If you love Harry Potter, then you owe a debt to Tom Brown.
Tom Brown at School (sometimes Tom Brown at Rugby) is the pattern for all great English books about school life.
Tom Brown, very much a boy, an English boy of his era, heads off to Rugby and is made a manly man under the tutelage of Dr. Thomas Arnold and his reform of Rugby public school. Brown becomes a decent scholar, fabulously well educated by today’s decayed standards, and an excellent sportsman.
Tom Brown at School is a good antidote to those of us who got our first picture of English education through C.S. Lewis’ Surprised by Joy. Lewis came after Brown, when Arnold’s encouragement of games had replaced Arnold’s Christianity as the religion of English public schools. Brown had (as Strachey concedes) plenty of free time and has good friends who do not play school sports. Arnold cannot be blamed that Rugby secularists replaced God with the idol of sport. In any case, Tom Brown flourishes at Rugby and since the book is based on the real life experiences of the author (Thomas Hughes) and his family good must have come of the education for some.
I wish I could have gone (and sent my children) to Rugby under Arnold.
Later Tom Brown was “accused” of promoting a “muscular” Christianity. Tom Brown is certainly muscular, but he is also tender and pious in ways ESPN or the “Man Channel” never portrays. Brown’s closest friend is like Helen in Jane Eyre driving Brown to a more consistent Christian ethic. Under his guidance Brown gives up Greek and Latin “cheat sheets” and actually learns his Greek and Latin to the point that the first year of Oxford University was a bit of a review.
Part of Brown’s “muscular” Christianity is to say his prayers openly every night at Rugby.
If we have forgotten Dr. Arnold’s great lesson, it is partly because he was slandered by the anti-Victorians. Lytton Strachey, a loser with literary flair, proved that for a time the poison pen is greater than the professor and the good Arnold was forgotten for a time. Strachey blamed Arnold for directions English public schools took that Dr. Arnold would have hated and checked. In an overly pious age Strachey must have seem refreshing in showing “idols” had feet of clay, or personalities, but his attack on eminent Victorians has not worn well. Surely we will not feel critical of Florence Nightingale for being a strong person and Arnold’s dedication to classicism has held up better than Bloomsbury. Strachey is no longer necessary, his views as dated as Tom Brown’s without any of the charm.
We need more Tom Brown, purged of his faults, and we have plenty of Lytton Strachey.
For a Christmas treat I read the sequel Tom Brown at Oxford and got more of the same. Victorian values are not all Christian values and Tom Brown at Oxford mixes the two in a way obvious to us, but not so obvious to the readers of the time. For us this means that the errors of the book are pretty harmless and the lessons very valuable.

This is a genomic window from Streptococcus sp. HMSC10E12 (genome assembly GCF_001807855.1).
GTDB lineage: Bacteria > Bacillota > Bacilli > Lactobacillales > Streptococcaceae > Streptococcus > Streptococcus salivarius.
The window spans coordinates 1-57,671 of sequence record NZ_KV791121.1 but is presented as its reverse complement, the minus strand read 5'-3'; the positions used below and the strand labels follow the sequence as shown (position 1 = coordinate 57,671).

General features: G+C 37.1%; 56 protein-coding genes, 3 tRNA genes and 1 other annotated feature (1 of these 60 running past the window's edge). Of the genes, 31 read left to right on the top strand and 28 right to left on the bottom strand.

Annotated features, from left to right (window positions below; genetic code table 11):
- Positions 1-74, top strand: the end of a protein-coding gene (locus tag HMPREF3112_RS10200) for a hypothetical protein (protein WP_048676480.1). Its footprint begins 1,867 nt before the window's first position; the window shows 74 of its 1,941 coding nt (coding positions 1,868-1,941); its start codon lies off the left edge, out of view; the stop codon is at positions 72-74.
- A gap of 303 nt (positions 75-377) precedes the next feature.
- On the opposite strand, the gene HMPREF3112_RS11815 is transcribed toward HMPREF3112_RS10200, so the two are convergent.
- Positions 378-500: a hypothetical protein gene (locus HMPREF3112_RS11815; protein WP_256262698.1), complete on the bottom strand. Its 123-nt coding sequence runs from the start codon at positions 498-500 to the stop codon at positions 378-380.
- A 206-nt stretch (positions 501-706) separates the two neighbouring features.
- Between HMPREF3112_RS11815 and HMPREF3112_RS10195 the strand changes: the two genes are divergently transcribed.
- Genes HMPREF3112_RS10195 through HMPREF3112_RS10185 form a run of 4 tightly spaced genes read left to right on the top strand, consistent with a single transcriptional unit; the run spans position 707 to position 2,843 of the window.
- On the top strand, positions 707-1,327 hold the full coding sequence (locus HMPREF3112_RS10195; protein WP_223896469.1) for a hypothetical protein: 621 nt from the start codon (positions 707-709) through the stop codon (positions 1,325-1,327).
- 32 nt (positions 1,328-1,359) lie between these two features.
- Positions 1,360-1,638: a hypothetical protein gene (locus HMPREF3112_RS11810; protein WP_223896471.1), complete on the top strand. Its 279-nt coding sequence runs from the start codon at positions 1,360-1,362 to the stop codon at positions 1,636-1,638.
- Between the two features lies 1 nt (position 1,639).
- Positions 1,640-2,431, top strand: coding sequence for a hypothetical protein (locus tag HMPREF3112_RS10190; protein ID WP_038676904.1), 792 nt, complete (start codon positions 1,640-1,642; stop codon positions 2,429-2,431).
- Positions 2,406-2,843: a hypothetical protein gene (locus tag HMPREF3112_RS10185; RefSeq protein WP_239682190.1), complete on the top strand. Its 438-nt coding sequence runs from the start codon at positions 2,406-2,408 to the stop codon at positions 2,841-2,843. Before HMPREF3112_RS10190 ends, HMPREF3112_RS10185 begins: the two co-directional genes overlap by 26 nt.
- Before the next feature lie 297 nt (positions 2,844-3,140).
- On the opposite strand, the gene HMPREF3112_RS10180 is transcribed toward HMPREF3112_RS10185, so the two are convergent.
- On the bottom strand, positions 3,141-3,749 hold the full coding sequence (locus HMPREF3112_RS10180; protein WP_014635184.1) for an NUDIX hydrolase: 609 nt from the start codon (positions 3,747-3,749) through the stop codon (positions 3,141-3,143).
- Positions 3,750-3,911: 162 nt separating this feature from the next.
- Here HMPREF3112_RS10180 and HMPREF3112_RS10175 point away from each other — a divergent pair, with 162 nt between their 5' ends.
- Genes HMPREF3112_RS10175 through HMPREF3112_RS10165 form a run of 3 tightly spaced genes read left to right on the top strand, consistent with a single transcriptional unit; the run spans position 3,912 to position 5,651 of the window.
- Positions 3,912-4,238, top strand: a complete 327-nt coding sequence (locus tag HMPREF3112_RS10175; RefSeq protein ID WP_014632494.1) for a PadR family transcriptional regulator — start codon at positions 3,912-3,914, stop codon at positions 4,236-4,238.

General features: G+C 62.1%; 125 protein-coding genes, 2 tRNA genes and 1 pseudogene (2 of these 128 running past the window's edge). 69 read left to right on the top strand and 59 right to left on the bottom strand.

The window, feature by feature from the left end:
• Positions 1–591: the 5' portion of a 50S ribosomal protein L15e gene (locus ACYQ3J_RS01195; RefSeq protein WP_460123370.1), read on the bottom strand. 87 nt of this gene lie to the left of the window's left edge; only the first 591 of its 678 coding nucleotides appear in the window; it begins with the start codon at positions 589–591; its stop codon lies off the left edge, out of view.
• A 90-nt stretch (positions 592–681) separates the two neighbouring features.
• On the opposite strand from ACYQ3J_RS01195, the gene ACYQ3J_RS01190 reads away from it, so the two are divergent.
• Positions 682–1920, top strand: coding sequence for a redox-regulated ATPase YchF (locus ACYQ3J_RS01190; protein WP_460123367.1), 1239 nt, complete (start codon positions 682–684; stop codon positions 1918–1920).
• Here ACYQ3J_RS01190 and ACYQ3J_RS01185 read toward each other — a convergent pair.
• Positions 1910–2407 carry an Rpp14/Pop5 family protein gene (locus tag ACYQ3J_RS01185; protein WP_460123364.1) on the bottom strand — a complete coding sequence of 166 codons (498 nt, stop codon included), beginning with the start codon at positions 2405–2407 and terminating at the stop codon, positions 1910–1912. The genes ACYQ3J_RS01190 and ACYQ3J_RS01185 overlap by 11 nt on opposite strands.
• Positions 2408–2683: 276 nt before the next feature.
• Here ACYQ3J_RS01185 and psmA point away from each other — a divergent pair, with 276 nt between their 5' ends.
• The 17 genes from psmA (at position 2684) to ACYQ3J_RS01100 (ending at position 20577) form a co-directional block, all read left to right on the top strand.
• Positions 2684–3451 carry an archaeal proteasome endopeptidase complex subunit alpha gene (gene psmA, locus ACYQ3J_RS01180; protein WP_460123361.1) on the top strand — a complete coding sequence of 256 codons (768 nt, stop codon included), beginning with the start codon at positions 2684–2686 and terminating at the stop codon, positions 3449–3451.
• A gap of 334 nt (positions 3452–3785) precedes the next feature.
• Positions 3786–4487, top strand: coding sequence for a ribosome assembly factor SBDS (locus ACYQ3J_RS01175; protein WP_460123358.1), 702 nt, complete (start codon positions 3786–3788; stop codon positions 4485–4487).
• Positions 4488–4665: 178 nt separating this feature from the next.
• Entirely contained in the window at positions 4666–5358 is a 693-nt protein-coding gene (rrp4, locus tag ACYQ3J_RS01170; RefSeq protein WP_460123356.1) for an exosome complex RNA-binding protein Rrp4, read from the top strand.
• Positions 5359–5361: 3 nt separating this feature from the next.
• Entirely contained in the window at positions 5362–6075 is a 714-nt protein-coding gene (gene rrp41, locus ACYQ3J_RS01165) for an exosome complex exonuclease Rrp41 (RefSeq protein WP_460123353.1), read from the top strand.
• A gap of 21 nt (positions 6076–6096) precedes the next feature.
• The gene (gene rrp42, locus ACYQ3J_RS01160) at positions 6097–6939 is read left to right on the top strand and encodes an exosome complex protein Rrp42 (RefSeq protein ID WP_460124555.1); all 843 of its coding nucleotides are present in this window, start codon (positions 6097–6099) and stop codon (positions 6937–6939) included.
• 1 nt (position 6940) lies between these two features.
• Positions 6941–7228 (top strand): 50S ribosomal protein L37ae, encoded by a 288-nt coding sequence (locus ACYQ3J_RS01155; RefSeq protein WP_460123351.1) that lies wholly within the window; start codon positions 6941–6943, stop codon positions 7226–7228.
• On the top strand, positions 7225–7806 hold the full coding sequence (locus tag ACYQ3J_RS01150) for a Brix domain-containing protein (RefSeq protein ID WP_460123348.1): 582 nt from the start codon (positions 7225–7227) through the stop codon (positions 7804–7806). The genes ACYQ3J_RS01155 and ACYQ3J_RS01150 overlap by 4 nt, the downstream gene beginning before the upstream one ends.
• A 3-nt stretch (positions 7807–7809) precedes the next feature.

Tom Brown learns a great many lessons at Oxford. He learns that like any system at Oxford money has too much power and merit too little. His Christianity and the memory of Dr. Arnold protect him from this particular error. Brown keeps a sound body, but learns that moderation in the passions and in pleasures is equally important.
Brown goes through several phases at Oxford tempted by the world, the flesh, and the devil. He never fits well with the party crowd (the “flash set”). He considers exploiting a local woman for thoughtless sex and then he does not, but he leads her on horribly. He pays a price for his failure, repents, receives grace for his sins, but then works out his repentance over hundreds of pages. If things turn out happily in the end, the happiness was delayed by Brown’s sins. This is more true to life than most school romances are.
Brown is tempted by radicalism and foolish intellectual idealism. He knows the poor must be helped and sets off to help them. His condescension and folly do more harm than good and he has to learn to moderate his intellectual and religious passions as well as other desires.
Brown remains a bit of a goofy do-gooder, like the author. When not writing, Thomas Hughes set up a Utopian community in Rugby Tennessee that serves as a caution against all Utopian schemes. Instead of fixing what was, he tried for a blank slate and got little or nothing. And yet even Hughes at his worst (or Brown his avatar) did more good than harm. Brown does not despise wealth he just lives moderately. Brown (or Hughes through his character) does not use state power to do good he can do with his own muscular hands.
Brown and the real men he represented said their prayers, fed the poor, were true to their ideals, repented their sins, and served their Queen and country. Brown is a good bit more useful to the poor than Bloomsbury intellectuals that attacked men like he was portrayed. Tom Brown as an ideal was a Christian, a servant, a leader, and a man.
He would have looked at the pajama boys of our time and urged us to go out and get some fresh air, read our Virgil, say our prayers, and find some great work to do for the church and for our country. He would have talked with us if we wished, but not endlessly. If I were to long for Tom Brown, saying: “Where have you gone Tom Brown? The nation turns its lonely eyes to you!” Brown would have said: “Stop whining, man up, and ask God to help you.”
Thank you Tom Brown.